Trump Pauses Self-Obsession To Acknowledge His Role in Taking Rights from Millions of Women

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Donald Trump Hosts A Rally In Illinois - Credit: Michael B. Thomas/Getty Images
Donald Trump Hosts A Rally In Illinois - Credit: Michael B. Thomas/Getty Images

Donald Trump is nervous that his role in overturning Roe v. Wade could hurt his chances of retaking the White House, but at his Saturday night rally outside Quincy, Illinois, nobody seemed much to mind.

As the former president’s supporters chanted “thank you Trump,” Trump briefly addressed the monumental ruling at the beginning of his remarks, congratulating spectators and calling the overturning of Roe v. Wade “A victory for the constitution…the rule of law,” and “a victory for life.” The former president gloated over the number of Supreme Court and federal judges nominated and confirmed throughout his administration.

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It’s a stark contrast from how Trump has been talking about the ruling when the cameras are off. Sources told Rolling Stone Friday that Trump has been privately bemoaning the victory. A source who has been in close contact with the president in the weeks following the leak of the Supreme Court opinion that “He keeps shitting all over his greatest accomplishment. When you speak to him, it’s the response of someone fearing the backlash and fearing the politics of what happens when conservatives actually get what they want [on abortion].”

The Illinois rally showcased his grotesque greatest hits of what have become his pet issues: allegations of a stolen election, gripes about the radical left, and guest appearances. And indeed, Trump’s remarks on Roe were relatively brief, particularly when measured against his obsessive focus on his own, lost 2020 election.

Trump offered his support to Representative Mary Miller of Illinois 15th congressional district, who in her remarks, apparently accidentally, called the end of Roe a “victory for white life.”

Trump is stumping for Miller amid a run of rough primary results, as a string of Trump-backed candidates have failed to clinch the nomination. He’s putting his clout on the line again in the GOP primary Tuesday, but while Trump’s primary setbacks may be a solid bit of schadenfreude for those enjoying the ex-president’s humiliation, they’re cold comfort to those concerned about the ongoing spread of Trumpism. In GOP primaries, fealty to Donald is still the coin of the realm, and Miller’s opponent, Rep. Rodney Davis, has made his pro-Trump alignment central to his campaign.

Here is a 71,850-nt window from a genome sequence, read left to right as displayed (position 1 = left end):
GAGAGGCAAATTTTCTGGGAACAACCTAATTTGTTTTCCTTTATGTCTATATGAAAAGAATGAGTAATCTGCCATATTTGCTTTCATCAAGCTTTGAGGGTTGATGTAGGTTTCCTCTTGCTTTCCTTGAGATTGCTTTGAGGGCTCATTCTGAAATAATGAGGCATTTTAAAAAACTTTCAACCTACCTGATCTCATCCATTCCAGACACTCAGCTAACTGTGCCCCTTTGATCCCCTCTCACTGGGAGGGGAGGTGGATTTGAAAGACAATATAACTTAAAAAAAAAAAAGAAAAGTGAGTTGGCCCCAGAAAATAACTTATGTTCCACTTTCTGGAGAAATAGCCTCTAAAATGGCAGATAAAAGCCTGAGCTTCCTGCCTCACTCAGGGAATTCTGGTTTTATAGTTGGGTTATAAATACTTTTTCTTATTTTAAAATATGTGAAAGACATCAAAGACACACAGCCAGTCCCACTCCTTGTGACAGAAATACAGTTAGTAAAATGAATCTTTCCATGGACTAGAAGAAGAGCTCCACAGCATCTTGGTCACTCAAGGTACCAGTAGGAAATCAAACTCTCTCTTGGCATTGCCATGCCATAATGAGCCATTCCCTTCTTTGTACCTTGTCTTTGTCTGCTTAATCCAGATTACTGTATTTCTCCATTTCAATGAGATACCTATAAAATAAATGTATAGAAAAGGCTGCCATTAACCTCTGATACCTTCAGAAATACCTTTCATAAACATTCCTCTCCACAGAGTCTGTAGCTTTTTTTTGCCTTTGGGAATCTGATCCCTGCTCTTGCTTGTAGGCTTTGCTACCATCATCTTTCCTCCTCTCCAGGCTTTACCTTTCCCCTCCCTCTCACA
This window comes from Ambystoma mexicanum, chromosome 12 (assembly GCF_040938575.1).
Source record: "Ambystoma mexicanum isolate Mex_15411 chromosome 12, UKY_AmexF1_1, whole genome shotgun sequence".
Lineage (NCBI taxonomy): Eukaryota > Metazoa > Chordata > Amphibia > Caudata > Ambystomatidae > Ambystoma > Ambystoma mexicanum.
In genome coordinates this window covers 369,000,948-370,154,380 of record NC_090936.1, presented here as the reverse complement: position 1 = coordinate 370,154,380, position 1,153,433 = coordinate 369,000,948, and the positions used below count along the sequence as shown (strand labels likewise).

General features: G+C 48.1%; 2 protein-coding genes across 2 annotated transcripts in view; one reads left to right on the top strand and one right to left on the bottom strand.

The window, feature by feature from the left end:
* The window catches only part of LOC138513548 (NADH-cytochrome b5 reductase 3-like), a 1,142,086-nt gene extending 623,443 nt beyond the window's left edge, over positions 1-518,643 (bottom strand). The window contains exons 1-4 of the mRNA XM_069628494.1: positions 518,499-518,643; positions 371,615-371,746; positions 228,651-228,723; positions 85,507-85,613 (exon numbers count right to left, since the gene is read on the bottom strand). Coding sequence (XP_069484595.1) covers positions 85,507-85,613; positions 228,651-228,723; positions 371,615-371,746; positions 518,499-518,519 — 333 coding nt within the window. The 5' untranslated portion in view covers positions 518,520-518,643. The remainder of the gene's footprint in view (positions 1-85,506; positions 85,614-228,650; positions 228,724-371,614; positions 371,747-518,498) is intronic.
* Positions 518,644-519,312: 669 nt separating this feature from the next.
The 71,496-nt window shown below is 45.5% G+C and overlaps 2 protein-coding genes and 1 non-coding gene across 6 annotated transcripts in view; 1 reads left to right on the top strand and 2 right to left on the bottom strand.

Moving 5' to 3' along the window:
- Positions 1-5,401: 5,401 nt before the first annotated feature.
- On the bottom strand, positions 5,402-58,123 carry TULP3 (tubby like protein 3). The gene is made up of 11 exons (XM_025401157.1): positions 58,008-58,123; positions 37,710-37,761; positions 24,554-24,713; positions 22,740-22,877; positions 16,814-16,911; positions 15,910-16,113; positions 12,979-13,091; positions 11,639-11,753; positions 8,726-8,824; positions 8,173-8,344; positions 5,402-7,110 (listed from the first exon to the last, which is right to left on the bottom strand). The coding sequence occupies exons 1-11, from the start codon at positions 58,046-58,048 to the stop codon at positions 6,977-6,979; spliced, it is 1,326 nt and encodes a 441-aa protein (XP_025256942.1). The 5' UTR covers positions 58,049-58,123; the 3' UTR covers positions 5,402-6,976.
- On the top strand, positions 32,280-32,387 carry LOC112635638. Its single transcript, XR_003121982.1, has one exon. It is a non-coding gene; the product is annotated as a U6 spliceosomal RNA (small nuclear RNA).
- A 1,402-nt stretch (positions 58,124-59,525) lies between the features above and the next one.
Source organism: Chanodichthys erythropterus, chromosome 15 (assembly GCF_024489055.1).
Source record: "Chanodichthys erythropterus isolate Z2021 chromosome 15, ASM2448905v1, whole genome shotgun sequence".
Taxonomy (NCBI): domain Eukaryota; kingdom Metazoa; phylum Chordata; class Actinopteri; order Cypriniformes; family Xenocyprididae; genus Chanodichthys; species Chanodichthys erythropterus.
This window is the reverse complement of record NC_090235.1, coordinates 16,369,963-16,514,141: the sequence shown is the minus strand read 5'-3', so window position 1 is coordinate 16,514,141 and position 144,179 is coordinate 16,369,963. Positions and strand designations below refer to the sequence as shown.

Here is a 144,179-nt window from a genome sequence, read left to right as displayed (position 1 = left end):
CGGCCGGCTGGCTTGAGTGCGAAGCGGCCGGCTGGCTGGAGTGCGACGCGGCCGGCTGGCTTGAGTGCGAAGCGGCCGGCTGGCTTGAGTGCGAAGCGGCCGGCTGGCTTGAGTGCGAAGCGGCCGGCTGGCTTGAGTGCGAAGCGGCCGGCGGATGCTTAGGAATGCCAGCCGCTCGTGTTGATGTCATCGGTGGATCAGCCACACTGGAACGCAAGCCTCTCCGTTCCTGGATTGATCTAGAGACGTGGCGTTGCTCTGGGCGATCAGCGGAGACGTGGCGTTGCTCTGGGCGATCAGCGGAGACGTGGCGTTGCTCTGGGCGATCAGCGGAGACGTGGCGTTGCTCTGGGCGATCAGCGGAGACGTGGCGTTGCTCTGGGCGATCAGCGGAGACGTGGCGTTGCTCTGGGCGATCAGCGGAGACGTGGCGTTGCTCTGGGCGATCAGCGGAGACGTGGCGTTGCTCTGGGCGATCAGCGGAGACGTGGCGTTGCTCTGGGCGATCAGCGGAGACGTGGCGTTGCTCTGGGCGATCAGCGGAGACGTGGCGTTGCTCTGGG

Trump addressed his fans at the end of a week that displayed both pillars put his the twin pillars of his legacy on display: a failed attempt to deny American voters their right to choose the next president, and a now-successful attempt to deny tens of millions of women the right to choose whether to carry a pregnancy to term.

The early part of the week was dominated by Congress’ Jan. 6 committee hearings, which focused on the former president’s actions in the run-up the Capitol riot. Hearing revealed Trump’s sympathetic words for rioters ransacking the Capitol, as well as his team’s systematic push to invalidate American Democracy.

By week’s end, the focus was on the Supreme Court, where three Trump-appointed justices — Neil Gorsuch, Brett Kavanaugh, and Amy Coney Barrett — drove the court’s rightward lurch. They all voted to overturn Roe v. Wade, but they were also key to efforts to void New York gun safety laws and strike down public protections against police abuse.

Trump has no apologies for the attempted coup, but he has privately voiced concerns about what his Supreme Court past will do for his political future. Regardless of his public statements, Trump has for months been privately fretting that shifting the focus back to abortion will hurt Republicans — and could be a hurdle to him retaking the White House should he run again in 2024.

Trump’s rally is the latest in a long string of appearances that have all the markings — but none of the official declarations — of a proto-presidential campaign. Officially declaring his candidacy would trigger a host of campaign finance rules, but Trump has privately spoken repeatedly about what a run would look like, including speculating about launching in Florida to stick it to potential 2024 GOP primary rival Gov. Ron DeSantis.

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